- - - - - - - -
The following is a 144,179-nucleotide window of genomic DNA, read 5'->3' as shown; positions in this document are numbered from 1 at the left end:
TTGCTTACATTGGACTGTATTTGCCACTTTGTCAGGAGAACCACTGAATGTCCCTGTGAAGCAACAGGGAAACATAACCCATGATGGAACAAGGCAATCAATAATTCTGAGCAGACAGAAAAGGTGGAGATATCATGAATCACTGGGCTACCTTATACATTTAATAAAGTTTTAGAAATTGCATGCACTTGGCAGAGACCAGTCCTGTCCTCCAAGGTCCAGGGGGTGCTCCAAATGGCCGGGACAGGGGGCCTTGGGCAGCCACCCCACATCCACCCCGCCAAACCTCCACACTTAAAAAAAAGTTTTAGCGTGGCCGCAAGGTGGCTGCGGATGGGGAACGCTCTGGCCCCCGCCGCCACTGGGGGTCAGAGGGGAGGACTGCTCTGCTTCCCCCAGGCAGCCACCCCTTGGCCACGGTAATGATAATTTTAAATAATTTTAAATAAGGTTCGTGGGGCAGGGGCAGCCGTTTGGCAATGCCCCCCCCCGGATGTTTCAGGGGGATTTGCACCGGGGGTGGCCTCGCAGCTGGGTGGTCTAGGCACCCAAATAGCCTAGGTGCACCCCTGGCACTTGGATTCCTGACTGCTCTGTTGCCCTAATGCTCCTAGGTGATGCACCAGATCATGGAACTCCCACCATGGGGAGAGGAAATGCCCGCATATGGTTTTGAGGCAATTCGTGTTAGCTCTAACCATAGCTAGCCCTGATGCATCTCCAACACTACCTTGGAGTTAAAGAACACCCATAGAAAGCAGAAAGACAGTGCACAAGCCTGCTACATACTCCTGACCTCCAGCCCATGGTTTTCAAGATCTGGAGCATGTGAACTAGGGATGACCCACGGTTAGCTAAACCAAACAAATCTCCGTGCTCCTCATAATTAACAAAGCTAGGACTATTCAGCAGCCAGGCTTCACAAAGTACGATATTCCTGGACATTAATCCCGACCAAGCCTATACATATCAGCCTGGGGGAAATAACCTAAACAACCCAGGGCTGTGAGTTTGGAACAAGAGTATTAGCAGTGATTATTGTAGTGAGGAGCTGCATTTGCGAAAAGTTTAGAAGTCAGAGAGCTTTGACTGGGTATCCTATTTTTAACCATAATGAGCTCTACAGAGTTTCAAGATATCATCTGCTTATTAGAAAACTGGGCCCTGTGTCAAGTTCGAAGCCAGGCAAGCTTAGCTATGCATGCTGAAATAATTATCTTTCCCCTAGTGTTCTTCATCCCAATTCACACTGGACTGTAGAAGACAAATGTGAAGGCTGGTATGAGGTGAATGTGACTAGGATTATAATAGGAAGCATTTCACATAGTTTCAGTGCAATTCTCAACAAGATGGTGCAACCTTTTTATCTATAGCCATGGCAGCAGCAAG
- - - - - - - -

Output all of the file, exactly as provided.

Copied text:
The following is a 144,179-nucleotide window of genomic DNA, read 5'->3' as shown; positions in this document are numbered from 1 at the left end:
TTGCTTACATTGGACTGTATTTGCCACTTTGTCAGGAGAACCACTGAATGTCCCTGTGAAGCAACAGGGAAACATAACCCATGATGGAACAAGGCAATCAATAATTCTGAGCAGACAGAAAAGGTGGAGATATCATGAATCACTGGGCTACCTTATACATTTAATAAAGTTTTAGAAATTGCATGCACTTGGCAGAGACCAGTCCTGTCCTCCAAGGTCCAGGGGGTGCTCCAAATGGCCGGGACAGGGGGCCTTGGGCAGCCACCCCACATCCACCCCGCCAAACCTCCACACTTAAAAAAAAGTTTTAGCGTGGCCGCAAGGTGGCTGCGGATGGGGAACGCTCTGGCCCCCGCCGCCACTGGGGGTCAGAGGGGAGGACTGCTCTGCTTCCCCCAGGCAGCCACCCCTTGGCCACGGTAATGATAATTTTAAATAATTTTAAATAAGGTTCGTGGGGCAGGGGCAGCCGTTTGGCAATGCCCCCCCCCGGATGTTTCAGGGGGATTTGCACCGGGGGTGGCCTCGCAGCTGGGTGGTCTAGGCACCCAAATAGCCTAGGTGCACCCCTGGCACTTGGATTCCTGACTGCTCTGTTGCCCTAATGCTCCTAGGTGATGCACCAGATCATGGAACTCCCACCATGGGGAGAGGAAATGCCCGCATATGGTTTTGAGGCAATTCGTGTTAGCTCTAACCATAGCTAGCCCTGATGCATCTCCAACACTACCTTGGAGTTAAAGAACACCCATAGAAAGCAGAAAGACAGTGCACAAGCCTGCTACATACTCCTGACCTCCAGCCCATGGTTTTCAAGATCTGGAGCATGTGAACTAGGGATGACCCACGGTTAGCTAAACCAAACAAATCTCCGTGCTCCTCATAATTAACAAAGCTAGGACTATTCAGCAGCCAGGCTTCACAAAGTACGATATTCCTGGACATTAATCCCGACCAAGCCTATACATATCAGCCTGGGGGAAATAACCTAAACAACCCAGGGCTGTGAGTTTGGAACAAGAGTATTAGCAGTGATTATTGTAGTGAGGAGCTGCATTTGCGAAAAGTTTAGAAGTCAGAGAGCTTTGACTGGGTATCCTATTTTTAACCATAATGAGCTCTACAGAGTTTCAAGATATCATCTGCTTATTAGAAAACTGGGCCCTGTGTCAAGTTCGAAGCCAGGCAAGCTTAGCTATGCATGCTGAAATAATTATCTTTCCCCTAGTGTTCTTCATCCCAATTCACACTGGACTGTAGAAGACAAATGTGAAGGCTGGTATGAGGTGAATGTGACTAGGATTATAATAGGAAGCATTTCACATAGTTTCAGTGCAATTCTCAACAAGATGGTGCAACCTTTTTATCTATAGCCATGGCAGCAGCAAG